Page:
If you are litigating a case with the IRS in the U.S. Tax Court, can you fail to produce records and then show up with them for the first time on the day of trial?
The answer to this question is a clear “no” in most courts as this type of conduct is unfair to the other parties. This is not necessarily the case in the U.S. Tax Court.
The recent Brooks v. Commissioner, T.C. Memo. 2022-122, case provides an example of this.
Facts & Procedural History
This case involves a conservation easement. The IRS has continued to challenge conservation easements on audit.
The taxpayers invested in a conservation easement. The entity was structured as a partnership and the charitable deductions flowed through to the taxpayer’s individual income tax returns for 2010, 2011, and 2012.
The IRS proposed to disallow the deductions and it proposed gross valuation misstatement penalties. The case ended up in the U.S. Tax Court. The court set the case for trial and issued its Standing Pretrial Order.
This article is about the IRS’s effort to introduce evidence for the first time at trial without first providing the record to the taxpayer as required by the Standing Pretrial Order.
About the Standing Pretrial Order
The tax court’s Standing Pretrial Order sets out the rules the court expects the parties to follow as they start preparing the case for trial. It is more commonly known as a Docket Control Order in court cases outside of the tax court.
The Standing Pretrial Order sets out various deadlines and expectations. One such deadline and expectation involves the 14-day rule. This rule obligates the parties to exchange exhibits they intend to use at trial:
It is ORDERED that any documents or materials which a party expects to use (except solely for impeachment) if the case is tried, but which are not stipulated, shall be identified in writing and exchanged by the parties at least 14 days before the first day of the trial session.
The order goes on to say that:
The Court may refuse to receive in evidence any document or material that is not so stipulated or exchanged, unless the parties have agreed otherwise or the Court so allows for good cause shown.
The authority for this rule is found in Tax Court Rule 131(b), which references Rules 104, 123, and 202. Rule 104 sets out the following sanctions that the court may order:
- An order that the matter regarding which the order was made or any other designated facts shall be taken to be established for the purposes of the case in accordance with the claim of the party obtaining the order.
- An order refusing to allow the disobedient party to support or oppose designated claims or defenses, or prohibiting such party from introducing designated matters in evidence.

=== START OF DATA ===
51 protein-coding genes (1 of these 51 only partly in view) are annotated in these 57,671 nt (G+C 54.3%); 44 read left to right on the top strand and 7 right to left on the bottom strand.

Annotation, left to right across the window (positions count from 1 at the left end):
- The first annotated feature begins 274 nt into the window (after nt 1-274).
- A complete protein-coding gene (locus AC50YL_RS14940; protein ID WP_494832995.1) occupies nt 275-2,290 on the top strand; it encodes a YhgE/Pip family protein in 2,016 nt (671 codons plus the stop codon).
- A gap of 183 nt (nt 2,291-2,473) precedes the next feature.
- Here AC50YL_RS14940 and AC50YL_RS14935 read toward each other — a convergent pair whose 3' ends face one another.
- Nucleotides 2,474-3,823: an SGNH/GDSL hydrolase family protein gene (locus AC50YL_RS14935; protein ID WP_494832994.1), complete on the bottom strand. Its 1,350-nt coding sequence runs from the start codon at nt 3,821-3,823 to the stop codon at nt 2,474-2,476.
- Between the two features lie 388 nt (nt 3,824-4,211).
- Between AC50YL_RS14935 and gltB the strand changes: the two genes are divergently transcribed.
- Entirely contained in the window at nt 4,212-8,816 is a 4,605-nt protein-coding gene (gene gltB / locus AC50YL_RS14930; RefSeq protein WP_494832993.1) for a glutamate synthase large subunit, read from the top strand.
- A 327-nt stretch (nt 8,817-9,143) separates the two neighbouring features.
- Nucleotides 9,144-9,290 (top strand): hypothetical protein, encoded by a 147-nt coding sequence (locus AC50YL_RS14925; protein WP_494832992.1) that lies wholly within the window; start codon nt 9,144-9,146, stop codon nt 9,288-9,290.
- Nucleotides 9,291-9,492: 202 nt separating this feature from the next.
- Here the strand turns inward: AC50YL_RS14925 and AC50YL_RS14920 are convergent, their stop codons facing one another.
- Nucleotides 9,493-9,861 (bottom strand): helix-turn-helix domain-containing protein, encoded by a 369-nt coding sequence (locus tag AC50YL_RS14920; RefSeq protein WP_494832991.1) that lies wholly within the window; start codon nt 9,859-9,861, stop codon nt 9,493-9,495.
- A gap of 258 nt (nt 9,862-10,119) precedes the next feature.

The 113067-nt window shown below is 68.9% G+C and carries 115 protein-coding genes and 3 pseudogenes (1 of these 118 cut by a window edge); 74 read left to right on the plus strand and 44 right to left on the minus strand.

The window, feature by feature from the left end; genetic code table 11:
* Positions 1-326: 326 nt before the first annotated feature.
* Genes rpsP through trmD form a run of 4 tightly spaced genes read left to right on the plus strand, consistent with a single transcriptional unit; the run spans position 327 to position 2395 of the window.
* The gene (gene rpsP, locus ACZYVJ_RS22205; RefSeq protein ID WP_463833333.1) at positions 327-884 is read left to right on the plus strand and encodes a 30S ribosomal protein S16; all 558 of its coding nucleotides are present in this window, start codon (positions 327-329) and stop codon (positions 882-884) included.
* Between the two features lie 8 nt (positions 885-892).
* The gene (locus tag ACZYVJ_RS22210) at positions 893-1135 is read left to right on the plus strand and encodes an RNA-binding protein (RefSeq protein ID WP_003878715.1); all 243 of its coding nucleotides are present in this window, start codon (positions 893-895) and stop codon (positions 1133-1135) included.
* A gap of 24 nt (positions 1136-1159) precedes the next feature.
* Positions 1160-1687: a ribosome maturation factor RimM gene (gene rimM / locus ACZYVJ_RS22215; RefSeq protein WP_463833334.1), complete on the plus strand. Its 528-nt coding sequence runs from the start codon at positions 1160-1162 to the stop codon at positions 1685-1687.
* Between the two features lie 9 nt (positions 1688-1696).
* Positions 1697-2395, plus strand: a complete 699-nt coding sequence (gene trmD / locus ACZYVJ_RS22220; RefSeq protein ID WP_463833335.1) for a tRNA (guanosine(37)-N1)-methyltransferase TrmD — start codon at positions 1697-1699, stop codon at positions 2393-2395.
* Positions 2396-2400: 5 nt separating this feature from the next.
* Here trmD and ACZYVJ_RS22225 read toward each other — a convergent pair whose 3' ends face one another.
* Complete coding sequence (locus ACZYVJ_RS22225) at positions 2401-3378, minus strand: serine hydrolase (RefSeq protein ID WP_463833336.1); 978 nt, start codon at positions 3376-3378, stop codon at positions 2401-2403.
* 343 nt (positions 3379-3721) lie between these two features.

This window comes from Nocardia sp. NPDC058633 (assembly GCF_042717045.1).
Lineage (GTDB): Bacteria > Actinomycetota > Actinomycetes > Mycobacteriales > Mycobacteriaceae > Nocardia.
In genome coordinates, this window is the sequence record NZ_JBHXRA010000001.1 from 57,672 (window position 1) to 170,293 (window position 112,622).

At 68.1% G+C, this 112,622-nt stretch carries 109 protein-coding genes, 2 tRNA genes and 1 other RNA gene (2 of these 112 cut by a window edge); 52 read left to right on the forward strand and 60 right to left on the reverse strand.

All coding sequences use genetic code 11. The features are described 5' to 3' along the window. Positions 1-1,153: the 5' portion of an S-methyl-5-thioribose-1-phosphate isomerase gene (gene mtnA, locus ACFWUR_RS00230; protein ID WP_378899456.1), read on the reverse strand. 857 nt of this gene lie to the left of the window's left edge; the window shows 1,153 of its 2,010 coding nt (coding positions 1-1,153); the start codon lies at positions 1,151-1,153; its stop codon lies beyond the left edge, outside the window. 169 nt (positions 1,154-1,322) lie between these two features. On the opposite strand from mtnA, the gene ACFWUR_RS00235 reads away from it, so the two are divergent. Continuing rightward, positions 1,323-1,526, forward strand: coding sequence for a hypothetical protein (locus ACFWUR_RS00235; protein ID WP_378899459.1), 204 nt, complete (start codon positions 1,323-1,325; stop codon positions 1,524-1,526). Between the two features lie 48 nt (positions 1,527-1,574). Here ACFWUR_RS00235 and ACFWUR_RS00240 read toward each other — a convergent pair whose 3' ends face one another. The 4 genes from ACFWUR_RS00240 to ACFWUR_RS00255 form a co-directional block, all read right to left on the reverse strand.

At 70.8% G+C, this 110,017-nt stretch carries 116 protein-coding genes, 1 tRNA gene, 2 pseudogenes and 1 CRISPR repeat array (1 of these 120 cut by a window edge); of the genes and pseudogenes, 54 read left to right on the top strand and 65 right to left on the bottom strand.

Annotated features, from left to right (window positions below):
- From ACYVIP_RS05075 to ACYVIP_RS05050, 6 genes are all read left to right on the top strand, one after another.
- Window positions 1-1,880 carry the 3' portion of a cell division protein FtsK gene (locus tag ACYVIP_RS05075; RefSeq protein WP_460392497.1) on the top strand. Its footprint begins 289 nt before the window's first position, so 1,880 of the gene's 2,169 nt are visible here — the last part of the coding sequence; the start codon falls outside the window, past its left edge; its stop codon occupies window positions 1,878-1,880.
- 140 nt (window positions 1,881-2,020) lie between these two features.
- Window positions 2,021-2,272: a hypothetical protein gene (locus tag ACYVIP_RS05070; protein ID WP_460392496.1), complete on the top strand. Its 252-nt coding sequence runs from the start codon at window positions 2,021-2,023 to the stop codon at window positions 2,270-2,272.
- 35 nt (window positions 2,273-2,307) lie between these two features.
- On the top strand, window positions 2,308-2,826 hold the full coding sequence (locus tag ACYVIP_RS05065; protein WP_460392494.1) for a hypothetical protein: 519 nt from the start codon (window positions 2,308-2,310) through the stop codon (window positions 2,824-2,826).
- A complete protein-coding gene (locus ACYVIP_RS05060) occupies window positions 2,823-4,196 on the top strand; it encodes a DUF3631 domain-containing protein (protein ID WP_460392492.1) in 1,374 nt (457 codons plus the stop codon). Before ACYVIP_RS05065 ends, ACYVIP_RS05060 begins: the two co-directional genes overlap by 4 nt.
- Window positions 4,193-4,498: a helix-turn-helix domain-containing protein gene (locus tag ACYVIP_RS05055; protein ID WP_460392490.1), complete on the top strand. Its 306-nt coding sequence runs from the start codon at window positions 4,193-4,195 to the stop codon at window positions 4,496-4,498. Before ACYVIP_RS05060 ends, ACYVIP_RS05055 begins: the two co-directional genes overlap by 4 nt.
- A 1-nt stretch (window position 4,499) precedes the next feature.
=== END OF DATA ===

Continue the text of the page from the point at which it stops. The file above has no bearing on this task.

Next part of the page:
- An order striking out pleadings or parts thereof, staying further proceedings until the order is obeyed, dismissing the case or any part thereof, or rendering a judgment by default against the disobedient party.
- In lieu of the foregoing orders or in addition thereto, the Court may treat as a contempt of the Court the failure to obey any such order, and the Court may also require the party failing to obey the order or counsel advising such party, or both, to pay the reasonable expenses, including counsel’s fees, caused by the failure, unless the Court finds that the failure was substantially justified or that other circumstances make an award of expenses unjust.
This allows the court to ensure the orderly operation of the court and litigation process.
Failure to Comply & Exclusion of Evidence
The court has also held that the court can refuse to admit the evidence if there is an unexcused failure to comply with the 14–day rule.
This case is an example of an unexcused failure to comply. For the first time at trial, the IRS attorney sought to introduce an IRS form it needed to produce to support assessing penalties. This directly violates the 14-day rule. Worse yet, the document was dated nine months earlier–meaning that the IRS attorney had the record for quite some time and still failed to produce it.
The taxpayers argued that the IRS attorney’s violation of the 14-day rule prevented them from raising the absence of this form as a defense. The court did not agree. The court cited prior cases that allowed the IRS to produce this form late. According to the court, this “serves the interest of justice and is not prejudicial.”
The court reached this conclusion on the basis that the taxpayer had apparently received the record prior to the 14-day period, but did not raise this as a defense.
This case shows that strict compliance with the 14-day rule is not always required. A party can present records for the first time on the day of trial in the U.S. Tax Court. To do so, the rule seems to be that the party seeking to introduce the record in court just needs to show that the record was previously provided to the other party, such as during the audit or the administrative appeal.